Method

  1. Use whatever carpentry skills you have to build a three sided box using 1/2" MDF. This will be the base for the rotating platform. The box should be dimensioned so that it's width and length match that of the laptop you will be using. Wood glue and finishing nails will do the trick.
  1. Locate the centre of the base and drill a 7/8" hole through it.
  1. Take your swivel and align it on the base so it is centered. Fasten it to the base with the screws provided.
  1. Rotate the swivel 45 degrees and mark on one side where the screw hole for the platform aligns with the base. You are doing this so you can drill a hole there so you can gain access from underneath to attach the platform.
  1. Drill the second hole.
  1. Cut out a new piece of MDF that matches the dimensions of the base's length and width.
  1. Attach the swivel back to the base with the 4 wood screws.
  1. Align the newly cut platform on the swivel with the base. Flip over the project and use the secondary hole to fasten the swivel to the platform.
  1. Test your work. Make sure that the swivel rotates freely and that the platform aligns with the base when everything is square.
  1. The fastening of the servo to the top platform through the base is a little tricky. If you're interested in how it was done, please get in touch with us and we'd be more than happy to explain it.

11. Plug your Arduino in to your PC and upload the following code:

#include <Servo.h> 

#define MAX_CHAR 4

Servo servo;                

char angle[MAX_CHAR];
char* p = angle;
int alen = 0;

int myatoi(const char *s, int *value)
{
    if ( s != NULL && *s != '\0' && value != NULL )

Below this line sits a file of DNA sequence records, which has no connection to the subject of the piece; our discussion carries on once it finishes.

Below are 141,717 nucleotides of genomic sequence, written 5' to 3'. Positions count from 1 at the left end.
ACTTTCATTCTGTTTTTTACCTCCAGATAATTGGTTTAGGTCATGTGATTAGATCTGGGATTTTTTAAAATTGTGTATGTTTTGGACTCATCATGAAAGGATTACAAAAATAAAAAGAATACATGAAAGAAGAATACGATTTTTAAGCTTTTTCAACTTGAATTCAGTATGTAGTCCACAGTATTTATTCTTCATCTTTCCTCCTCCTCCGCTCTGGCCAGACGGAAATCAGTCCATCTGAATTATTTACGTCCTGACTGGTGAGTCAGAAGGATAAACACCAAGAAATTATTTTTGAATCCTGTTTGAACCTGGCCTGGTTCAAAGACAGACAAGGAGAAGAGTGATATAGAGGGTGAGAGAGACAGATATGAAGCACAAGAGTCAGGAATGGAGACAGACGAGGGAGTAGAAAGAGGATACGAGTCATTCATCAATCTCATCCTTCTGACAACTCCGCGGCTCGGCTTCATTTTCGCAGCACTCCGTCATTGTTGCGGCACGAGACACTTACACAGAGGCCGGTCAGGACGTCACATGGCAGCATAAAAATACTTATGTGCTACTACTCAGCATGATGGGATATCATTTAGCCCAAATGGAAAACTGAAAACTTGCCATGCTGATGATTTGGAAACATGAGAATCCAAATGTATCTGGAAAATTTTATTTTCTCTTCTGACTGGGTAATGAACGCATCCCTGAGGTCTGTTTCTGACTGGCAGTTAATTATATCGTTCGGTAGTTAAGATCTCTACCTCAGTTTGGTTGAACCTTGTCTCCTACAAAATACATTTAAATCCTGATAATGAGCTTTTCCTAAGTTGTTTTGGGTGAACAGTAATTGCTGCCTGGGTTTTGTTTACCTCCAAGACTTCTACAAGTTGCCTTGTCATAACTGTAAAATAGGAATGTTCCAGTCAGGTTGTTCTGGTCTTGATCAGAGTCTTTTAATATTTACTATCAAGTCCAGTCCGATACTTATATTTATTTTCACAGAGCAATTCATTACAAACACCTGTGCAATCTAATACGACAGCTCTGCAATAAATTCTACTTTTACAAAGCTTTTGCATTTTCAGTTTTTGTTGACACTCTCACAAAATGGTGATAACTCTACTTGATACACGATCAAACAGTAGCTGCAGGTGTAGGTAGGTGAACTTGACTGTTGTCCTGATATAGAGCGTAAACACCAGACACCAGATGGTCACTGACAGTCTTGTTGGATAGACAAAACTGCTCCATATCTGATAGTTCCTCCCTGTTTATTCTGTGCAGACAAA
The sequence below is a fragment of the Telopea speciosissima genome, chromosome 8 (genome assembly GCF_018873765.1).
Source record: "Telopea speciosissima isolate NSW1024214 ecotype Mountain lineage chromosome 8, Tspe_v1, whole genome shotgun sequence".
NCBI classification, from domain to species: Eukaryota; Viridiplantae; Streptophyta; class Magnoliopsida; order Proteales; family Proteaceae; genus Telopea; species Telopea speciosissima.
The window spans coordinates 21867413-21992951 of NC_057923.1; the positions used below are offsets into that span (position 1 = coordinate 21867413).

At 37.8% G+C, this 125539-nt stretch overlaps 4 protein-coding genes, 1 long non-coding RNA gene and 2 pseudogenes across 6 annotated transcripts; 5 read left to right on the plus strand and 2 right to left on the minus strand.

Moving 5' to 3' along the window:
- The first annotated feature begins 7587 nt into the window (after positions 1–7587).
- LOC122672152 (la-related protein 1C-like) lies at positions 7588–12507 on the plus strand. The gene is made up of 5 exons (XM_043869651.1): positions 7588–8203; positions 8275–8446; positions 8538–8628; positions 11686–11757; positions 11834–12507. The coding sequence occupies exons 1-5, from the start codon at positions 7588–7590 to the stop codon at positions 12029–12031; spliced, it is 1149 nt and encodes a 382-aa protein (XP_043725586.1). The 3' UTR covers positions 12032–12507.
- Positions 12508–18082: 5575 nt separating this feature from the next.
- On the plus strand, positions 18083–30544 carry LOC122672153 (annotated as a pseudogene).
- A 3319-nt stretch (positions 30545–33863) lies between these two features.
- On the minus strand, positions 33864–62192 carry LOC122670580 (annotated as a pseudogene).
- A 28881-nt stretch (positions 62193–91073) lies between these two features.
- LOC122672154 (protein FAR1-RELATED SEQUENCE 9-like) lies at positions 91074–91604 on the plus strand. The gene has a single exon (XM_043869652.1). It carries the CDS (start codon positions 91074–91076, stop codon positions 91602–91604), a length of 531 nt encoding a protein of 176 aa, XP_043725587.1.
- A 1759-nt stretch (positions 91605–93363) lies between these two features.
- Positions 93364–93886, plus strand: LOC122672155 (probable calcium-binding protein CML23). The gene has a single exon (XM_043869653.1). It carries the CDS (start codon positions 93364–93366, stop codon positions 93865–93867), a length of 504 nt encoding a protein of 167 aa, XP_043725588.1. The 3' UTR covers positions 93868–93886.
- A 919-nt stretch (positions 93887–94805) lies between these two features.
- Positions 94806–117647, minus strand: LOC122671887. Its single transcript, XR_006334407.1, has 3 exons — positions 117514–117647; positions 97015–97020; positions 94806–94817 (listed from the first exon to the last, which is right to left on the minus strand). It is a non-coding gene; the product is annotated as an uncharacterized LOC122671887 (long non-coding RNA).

{
        char *endptr = (char*)s;
        *value = (int)strtol(s, &endptr, 10);
        if ( *endptr == '\0' )
            return 1;
    }
    return 0; /* failed to convert string to integer */
}

void setup() 
{ 
  Serial.begin(115200);
  servo.attach(9);
  memset(angle, '\0', MAX_CHAR);
}

void loop() 
{ 
  if (Serial.available() > 0)
  {
    char c = NULL;
    
    while ((c = Serial.read()) >= 0) 
    {  
      if ( c == '\r' || c == '\n' )
      {
        int incr = 1;
        int newpos;
        int pos = servo.read();

        // Check to make sure the input is all ints      
        if (!myatoi(angle, &newpos))
          Serial.println("Error: Bad input");
        else if (newpos >= 0 && newpos <=180)
        {
          // Seal off the string
          *p = NULL;
          Serial.println("Input angle: " + String(angle));
          if ((newpos - pos) > 0)
            incr = 1;
          else if ((newpos - pos) < 0)
            incr = -1;
            
          for(int ipos = servo.read(); ipos != newpos; ipos += incr)
          {
            servo.write(ipos);
            delay(30);
          }
        }
        else
          Serial.println("Error: Bad angle");
      }
      else
      {          
        if (alen == MAX_CHAR-1)
          Serial.println("Error: Angle more than 3 bytes");
        else
        {
          *p++ = c;
          alen++;
          continue;
        }
      }
        
      // Reset our string
      p = angle;
      memset(angle, '\0', MAX_CHAR);
      alen = 0;
        
      // Chuck anything after a newline/cr
      Serial.flush();
      Serial.println("OK: Good to go");
    }
  }
}

12. Now attach your servo's signal pin to the Arduino board using digital IO pin #9. Jumper the V+ pin on the servo to the 5v pin on the Arduino. Lastly, attach the GND pins of the servo to the Arduino. You can now use a serial communications program like minicom to connect to your Arduino and issue angles as commands. As you can see in the code above, the baud rate is set to 115200, so make sure you adjust your serial parameters to match this.


13. The last step to make this remotely accessible was to use a python script that bridges a serial port to a TCP/IP socket. You can download that here. Executing it with the arguments below would most likely work for you. Replace XXXX with the path to your usb serial device and YYYY with the port you want the server to listen on.
./tcp_serial_redirect.py -b 115200 -p /dev/XXXX -P YYYY